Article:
Q & A: Starting a Distillery

By John Peabody
April 20, 2012

Brothers Will and Dave Willis launched the Boston-based craft distillery Bully Boy in 2011. It’s the first distillery in Boston since prohibition and one of many new small batch distilleries that have sprang up across the U.S. in the last few years. Reuters Small Business interviewed Dave Willis over email about launching Bully Boy and what he’s learned along the way.

How long did it take to go from deciding to start a distillery and actually distilling? And what were the biggest obstacles? Funding? Licensing?

Moving from the idea of a distillery to actually distilling took about a year and a half. Nothing about the process was easy. We knew we wanted to be in Boston, so one of the biggest challenges was finding suitable manufacturing space. We need fifteen-foot ceilings for our still, concrete floors, and either a loading dock or bay doors. Most of the industrial space in Boston is either way too big, or small, cramped, and raw. Funding the operation wasn’t easy either. We started looking for capital in 2010. The economy was improving, but there still wasn’t much appetite for risk, and starting a distillery is very risky. What’s more, the risk is difficult to assess because the banks have no point of comparison. We ended up raising cash through friends, family, and anyone who was willing to listen. Then, of course, there is the licensing component. Don’t even get me started.

Neither of you guys had launched a business before, right? So what part of starting a business had the steepest learning curve? Accounting, the actual craft of distilling? Marketing? Sales? Pricing?

You find out very quickly what does and does not suit your personality. My brother Will gravitated towards sales. I gravitated towards production. Neither of us gravitated towards accounting and collection, so after four months of self-distribution and the headaches that go along with it, we outsourced that part of the business. The most difficult part of the business is allocating your time. There are so many different things that need to get done…production, social media, sales, account support, innovation. If you are not organized, some part of the business is going to suffer. That’s not something you learn in a corporate setting.

Did you join any professional organizations or have any mentors that helped you along the way?

We worked with Copper Run Distillery down in Missouri and Koval out in Chicago. Both distilleries were a huge help, but most of what we learned, we learned through experience.

Can you talk a little about how you’ve used social media?

I’m not sure we could have done this ten, fifteen years ago. The ability to shape how people see your product without spending thousands of dollars on advertising has been enormous. Social media also allows people to get to know the two guys making the hooch they are drinking. When people get emotionally invested in the product, they are more likely to pull it off the shelf. When people see pictures of us putting rum in the barrel, it becomes real for them. Before Facebook and Twitter, I don’t know that you could do that.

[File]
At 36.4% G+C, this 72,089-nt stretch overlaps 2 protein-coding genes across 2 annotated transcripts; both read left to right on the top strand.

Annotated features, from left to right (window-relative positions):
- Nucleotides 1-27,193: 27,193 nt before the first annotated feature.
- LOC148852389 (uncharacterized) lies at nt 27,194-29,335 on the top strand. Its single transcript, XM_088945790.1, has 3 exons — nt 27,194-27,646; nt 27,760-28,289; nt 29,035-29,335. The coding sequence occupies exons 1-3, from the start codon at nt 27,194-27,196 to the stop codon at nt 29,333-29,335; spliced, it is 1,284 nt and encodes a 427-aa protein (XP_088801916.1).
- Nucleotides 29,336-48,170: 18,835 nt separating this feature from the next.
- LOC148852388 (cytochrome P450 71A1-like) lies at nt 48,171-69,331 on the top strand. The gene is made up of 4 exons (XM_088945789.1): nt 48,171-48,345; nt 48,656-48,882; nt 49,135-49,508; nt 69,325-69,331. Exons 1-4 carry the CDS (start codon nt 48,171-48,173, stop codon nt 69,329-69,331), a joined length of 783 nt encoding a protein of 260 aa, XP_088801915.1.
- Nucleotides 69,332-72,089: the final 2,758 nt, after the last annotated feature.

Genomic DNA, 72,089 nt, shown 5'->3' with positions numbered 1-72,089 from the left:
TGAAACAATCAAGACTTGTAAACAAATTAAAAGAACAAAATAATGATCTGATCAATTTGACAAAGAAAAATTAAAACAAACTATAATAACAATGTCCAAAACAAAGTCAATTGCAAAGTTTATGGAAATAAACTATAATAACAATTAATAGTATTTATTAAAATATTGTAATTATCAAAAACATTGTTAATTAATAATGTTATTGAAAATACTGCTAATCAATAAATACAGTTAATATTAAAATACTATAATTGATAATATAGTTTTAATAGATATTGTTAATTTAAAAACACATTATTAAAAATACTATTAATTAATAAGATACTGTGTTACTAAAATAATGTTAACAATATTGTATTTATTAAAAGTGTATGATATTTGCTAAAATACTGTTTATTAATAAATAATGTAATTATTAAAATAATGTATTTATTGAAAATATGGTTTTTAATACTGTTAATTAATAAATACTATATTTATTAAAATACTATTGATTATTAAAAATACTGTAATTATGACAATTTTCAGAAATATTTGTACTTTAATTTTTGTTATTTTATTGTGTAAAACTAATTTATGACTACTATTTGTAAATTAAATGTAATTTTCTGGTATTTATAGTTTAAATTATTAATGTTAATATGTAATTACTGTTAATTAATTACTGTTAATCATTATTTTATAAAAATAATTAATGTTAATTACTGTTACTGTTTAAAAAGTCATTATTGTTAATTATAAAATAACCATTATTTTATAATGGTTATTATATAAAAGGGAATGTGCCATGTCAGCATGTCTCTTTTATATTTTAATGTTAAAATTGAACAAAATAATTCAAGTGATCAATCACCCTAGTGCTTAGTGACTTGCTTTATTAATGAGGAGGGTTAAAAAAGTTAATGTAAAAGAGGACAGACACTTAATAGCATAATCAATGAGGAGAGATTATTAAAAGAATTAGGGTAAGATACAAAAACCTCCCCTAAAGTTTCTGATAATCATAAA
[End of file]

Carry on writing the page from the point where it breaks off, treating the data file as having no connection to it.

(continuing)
Obviously you’re selling a product, so relationships with restaurants and bars in Boston are key. Can you talk about that a little? How you made contacts with these people and how you connect with customers offline?

One of the reasons we wanted to be in Boston was so we could have bar managers, bartenders, and buyers in to the distillery to see what we were doing. We were lucky enough to be introduced to people in the industry early on who were willing to take a chance on us. Jackson Canon and Tom Schlessinger-Guidelli of Island Creek Oyster Bar, Noon Inthasuwan of Moksa, the folks at Toro, the Lee brothers over in Cambridge. They came to the distillery, saw what we were doing, and decided they were going to get behind Bully Boy. We do as much interacting with our target audience as we possibly can. We work parties, tastings at liquor stores, charity events, staff tastings at restaurants. There are very few opportunities to interface with consumers that we pass up. We also just started a series of parties where we roll out limited run offerings, and we have a big one-year anniversary party that is in the works for June.

When you’re not distilling, what are you most focused on with the business?

Sales, marketing, and account support. If no one is buying your product, there is no point in making it.

What’s next? Are you focused on improving anything? Releasing a new product? Expanding? More of the same?

We have two barrel-aged products, a rum and a whiskey, being released in December. Pre-release demand for those products has been considerable, so it should be a busy winter. Beyond that, we just started selling in Rhode Island and we hope to move into New Hampshire and possibly Connecticut in 2012, 2013. We don’t want to expand too quickly. You only have one chance to succeed in a new market.

Photo: Will(L) and Dave(R) Willis at Bully Boy. Boston, MA.  REUTERS/Handout Courtesy of Bully Boy

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So proud that this great local business is in my neighborhood – Roxbury – in Boston. Would love to see Bully Boy help make this largely empty warehouse/former light manufacturing district a home for craft distillery/microbrew/craft brewing start-ups!

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